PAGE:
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Copywriting: How Haruki Murakami consistently writes bestselling novels

If you haven’t read Murakami, you’ve at least heard of him.

He’s penned a number of modern classics, like 1Q84 and Norwegian Wood.

A movie called Drive My Car, based on one of his short stories, won the Oscar for Best International Feature Film this year.

In other words, Murakami knows writing. And if you’ve been paying attention to this section of the newsletter in the past, you know we love sharing frameworks from authors, from Stephen King to Neil Gaiman to Brandon Sanderson.

Here’s Murakami’s novel-writing rule: He writes a specific amount of words each day, about 1,600. No more, no less.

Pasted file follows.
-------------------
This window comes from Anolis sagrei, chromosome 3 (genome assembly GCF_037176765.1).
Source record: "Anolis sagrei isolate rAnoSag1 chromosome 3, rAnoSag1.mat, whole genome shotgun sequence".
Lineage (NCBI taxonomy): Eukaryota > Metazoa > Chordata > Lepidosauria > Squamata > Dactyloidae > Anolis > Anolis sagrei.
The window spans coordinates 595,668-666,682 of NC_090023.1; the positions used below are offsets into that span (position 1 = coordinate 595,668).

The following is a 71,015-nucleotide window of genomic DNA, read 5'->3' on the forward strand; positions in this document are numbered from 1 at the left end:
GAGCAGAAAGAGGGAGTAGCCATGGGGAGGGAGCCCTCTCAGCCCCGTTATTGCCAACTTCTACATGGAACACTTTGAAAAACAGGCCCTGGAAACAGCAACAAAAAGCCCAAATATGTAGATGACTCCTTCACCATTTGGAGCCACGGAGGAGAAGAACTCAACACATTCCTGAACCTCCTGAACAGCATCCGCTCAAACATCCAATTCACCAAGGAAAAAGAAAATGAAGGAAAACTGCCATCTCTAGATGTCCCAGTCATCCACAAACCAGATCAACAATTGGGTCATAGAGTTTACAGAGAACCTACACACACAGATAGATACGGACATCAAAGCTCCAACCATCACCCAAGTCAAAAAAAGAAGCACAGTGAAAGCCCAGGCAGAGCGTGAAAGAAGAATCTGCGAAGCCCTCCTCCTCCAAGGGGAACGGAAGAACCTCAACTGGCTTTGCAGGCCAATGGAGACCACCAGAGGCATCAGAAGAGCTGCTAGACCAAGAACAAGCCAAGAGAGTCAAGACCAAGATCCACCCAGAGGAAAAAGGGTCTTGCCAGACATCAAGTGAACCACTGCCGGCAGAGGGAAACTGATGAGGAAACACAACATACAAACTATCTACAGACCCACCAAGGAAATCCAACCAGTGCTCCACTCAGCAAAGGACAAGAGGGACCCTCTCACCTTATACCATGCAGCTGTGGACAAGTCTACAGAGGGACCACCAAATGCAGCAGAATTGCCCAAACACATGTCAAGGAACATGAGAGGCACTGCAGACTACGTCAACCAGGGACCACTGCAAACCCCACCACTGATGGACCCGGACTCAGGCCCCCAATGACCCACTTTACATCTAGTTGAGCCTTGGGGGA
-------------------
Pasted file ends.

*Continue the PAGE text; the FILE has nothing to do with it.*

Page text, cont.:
Copywriting: How Haruki Murakami consistently writes bestselling novels

If he’s feeling particularly inspired, he cuts himself off. And when he just can’t write anything… well, he forces himself to hit his word count anyway.

Why? Murakami believes it’s the routine, the daily rhythm of 1,600 words, that helps keep him honest. Otherwise, it’s easy to get out of habit.

How this relates to marketing: We think it’s equally good advice for those of you who do any sort of creative work, whether it’s content writing, copywriting, design, performance marketing, etc.

We know firsthand that some days, you feel uber-inspired, and other days… you want to do nothing.

Murakami’s consistency rule can help you make sure you’re in control of when and how you generate good work, and save you from being at the whim of the creativity gods.

Happy writing—or whatever it is you’re working on today!